A City Guy Goes To A National Park
Years ago I had a friend who lived right next to an ‘L’ stop in Chicago. I asked him once, in between trains running past his kitchen window, how he could live with the noise. “You don’t even notice after a while,” he said.
I have to be honest, there is something comforting about the deafening noises of urban life. I actually thought I would miss them while in Wyoming.
While preparing for the @American_Latino Expedition, I started thinking about duality. A lot of Latinos have to live dual lives. Maybe it’s a case of being Spanish dominant at home and speaking English exclusively outside the home. Another way we exhibit duality could be in how we behave at home in our neighborhood and how we act at school and work. After visiting REI to get outfitted for the Expedition, I wondered about another example of duality. Are there men and women who live in big cities, but can’t wait to escape into national parks, lodges, and campgrounds on the weekends?
And could I be one of them?
The day after my first night at Togwotee Mountain Lodge I joked on social media that I had survived without being eaten by a bear. A friend replied and said that I watch too many scary “cabin in the woods” type movies. She’s right. For a lot of us in the inner city, our perception of spending time in remote areas comes from film and television.
“Are you OK?” asked my youngest sister on a daily basis via text without a hint of irony. The thought that I would meet some kind of tragic, violent end was ever on the minds of people back home. It seems silly, but for many of us who know nothing but the inner city, rural and wild areas seem scary and full of danger. And the reverse might be true for people visiting big cities who are from remote areas.
The reality is that the Togwotee staff talked to us about animal safety and I felt safe. In fact, I didn’t see so much as a squirrel down by the cabins the whole stay there. The closest that I can verify being near a bear happened in a shop just off the main square of Jackson, Wyoming.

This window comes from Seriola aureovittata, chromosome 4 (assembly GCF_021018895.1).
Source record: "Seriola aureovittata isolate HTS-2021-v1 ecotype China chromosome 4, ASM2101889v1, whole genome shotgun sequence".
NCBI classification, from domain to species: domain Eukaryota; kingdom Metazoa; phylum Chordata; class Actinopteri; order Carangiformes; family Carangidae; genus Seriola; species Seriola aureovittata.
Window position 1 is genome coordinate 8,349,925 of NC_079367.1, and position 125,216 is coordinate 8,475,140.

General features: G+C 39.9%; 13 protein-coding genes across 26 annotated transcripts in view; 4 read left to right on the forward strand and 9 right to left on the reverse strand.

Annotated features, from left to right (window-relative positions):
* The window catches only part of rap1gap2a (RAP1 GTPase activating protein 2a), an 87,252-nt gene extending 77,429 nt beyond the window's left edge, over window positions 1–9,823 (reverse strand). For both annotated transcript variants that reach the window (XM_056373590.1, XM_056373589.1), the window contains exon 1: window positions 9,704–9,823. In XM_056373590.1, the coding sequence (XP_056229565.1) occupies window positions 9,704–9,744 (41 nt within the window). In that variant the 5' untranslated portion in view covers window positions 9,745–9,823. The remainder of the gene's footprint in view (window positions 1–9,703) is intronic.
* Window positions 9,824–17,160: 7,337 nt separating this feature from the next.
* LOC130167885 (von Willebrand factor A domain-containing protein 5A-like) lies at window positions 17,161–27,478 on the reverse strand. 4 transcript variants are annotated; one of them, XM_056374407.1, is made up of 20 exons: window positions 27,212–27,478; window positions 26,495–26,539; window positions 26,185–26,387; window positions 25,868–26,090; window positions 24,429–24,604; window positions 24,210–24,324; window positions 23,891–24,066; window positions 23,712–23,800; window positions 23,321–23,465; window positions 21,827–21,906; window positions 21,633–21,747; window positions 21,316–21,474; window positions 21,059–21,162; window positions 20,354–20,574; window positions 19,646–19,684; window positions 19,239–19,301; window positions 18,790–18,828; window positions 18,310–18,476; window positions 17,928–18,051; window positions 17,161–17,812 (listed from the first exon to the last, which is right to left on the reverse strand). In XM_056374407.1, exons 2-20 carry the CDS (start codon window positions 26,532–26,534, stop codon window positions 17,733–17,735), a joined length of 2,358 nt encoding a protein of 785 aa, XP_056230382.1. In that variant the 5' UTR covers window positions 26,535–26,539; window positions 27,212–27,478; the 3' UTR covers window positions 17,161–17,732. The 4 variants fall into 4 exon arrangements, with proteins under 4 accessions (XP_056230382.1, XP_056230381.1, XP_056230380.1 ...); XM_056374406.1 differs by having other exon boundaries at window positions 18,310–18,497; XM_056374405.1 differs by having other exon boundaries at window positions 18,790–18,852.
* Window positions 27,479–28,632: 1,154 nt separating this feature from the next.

Mornings at Togwotee were my favorite because as I would walk the gravel path up to the main lodge from the cabins, the sunrise would cut through the pines and make the whole place feel magical. Turns out I didn’t miss the deafening noises of urban life.
Up at the main lodge the staff greeted us with warm smiles no matter the time of day we showed up. And once again, my favorite time of day was breakfast where I’d load up my plate with bacon and biscuits ‘n gravy.
On the last day of #ALEx14 we were treated to a horseback ride through some trails around the lodge. It was my first time on a horse even though I have an uncle who raises horses in his backyard in Compton. If you’re ever visiting Grand Teton National Park, take a horseback ride at Togwotee and ask to ride Pete. I only wish I had the opportunity to hike the trails around the lodge because they were filled with the flora and signs of fauna I went to Wyoming hoping to see.
But I now have a reason to go back and visit Togwotee. There wasn’t anything about this place that I didn’t like. Even the laundry room was quaint.
While I didn’t come across any other Latinos at Grand Teton National Park and Yellowstone National Park (outside of National Park Service Rangers), I know there are others out there.
Are you a Latino that lives in a big city, but counts the days and minutes until you can head out into a national park?
Find me using the #ALEx14 hashtag and tell me about what your life is like, I’m eager to know more about this.
Get to know more about Ramon Gonzalez by clicking here.